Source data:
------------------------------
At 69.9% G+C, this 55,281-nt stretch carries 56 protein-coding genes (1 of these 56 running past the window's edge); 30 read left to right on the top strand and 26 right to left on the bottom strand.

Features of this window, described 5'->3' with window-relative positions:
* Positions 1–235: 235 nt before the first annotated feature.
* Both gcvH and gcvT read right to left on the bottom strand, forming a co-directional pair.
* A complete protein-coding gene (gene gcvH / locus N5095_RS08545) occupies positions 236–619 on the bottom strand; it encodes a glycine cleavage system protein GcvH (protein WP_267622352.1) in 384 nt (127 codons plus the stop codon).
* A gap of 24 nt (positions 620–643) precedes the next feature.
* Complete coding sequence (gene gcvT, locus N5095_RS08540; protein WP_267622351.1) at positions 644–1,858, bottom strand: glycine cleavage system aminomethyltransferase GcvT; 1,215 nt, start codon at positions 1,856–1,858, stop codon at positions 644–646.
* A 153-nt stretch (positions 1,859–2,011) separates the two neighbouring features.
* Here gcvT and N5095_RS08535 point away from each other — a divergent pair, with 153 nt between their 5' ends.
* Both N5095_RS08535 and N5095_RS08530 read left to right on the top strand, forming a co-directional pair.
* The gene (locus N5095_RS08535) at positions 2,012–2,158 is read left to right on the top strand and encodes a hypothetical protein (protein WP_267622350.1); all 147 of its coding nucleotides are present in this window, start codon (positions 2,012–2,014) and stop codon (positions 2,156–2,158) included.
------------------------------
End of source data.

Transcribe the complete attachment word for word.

At 69.9% G+C, this 55,281-nt stretch carries 56 protein-coding genes (1 of these 56 running past the window's edge); 30 read left to right on the top strand and 26 right to left on the bottom strand.

Features of this window, described 5'->3' with window-relative positions:
* Positions 1–235: 235 nt before the first annotated feature.
* Both gcvH and gcvT read right to left on the bottom strand, forming a co-directional pair.
* A complete protein-coding gene (gene gcvH / locus N5095_RS08545) occupies positions 236–619 on the bottom strand; it encodes a glycine cleavage system protein GcvH (protein WP_267622352.1) in 384 nt (127 codons plus the stop codon).
* A gap of 24 nt (positions 620–643) precedes the next feature.
* Complete coding sequence (gene gcvT, locus N5095_RS08540; protein WP_267622351.1) at positions 644–1,858, bottom strand: glycine cleavage system aminomethyltransferase GcvT; 1,215 nt, start codon at positions 1,856–1,858, stop codon at positions 644–646.
* A 153-nt stretch (positions 1,859–2,011) separates the two neighbouring features.
* Here gcvT and N5095_RS08535 point away from each other — a divergent pair, with 153 nt between their 5' ends.
* Both N5095_RS08535 and N5095_RS08530 read left to right on the top strand, forming a co-directional pair.
* The gene (locus N5095_RS08535) at positions 2,012–2,158 is read left to right on the top strand and encodes a hypothetical protein (protein WP_267622350.1); all 147 of its coding nucleotides are present in this window, start codon (positions 2,012–2,014) and stop codon (positions 2,156–2,158) included.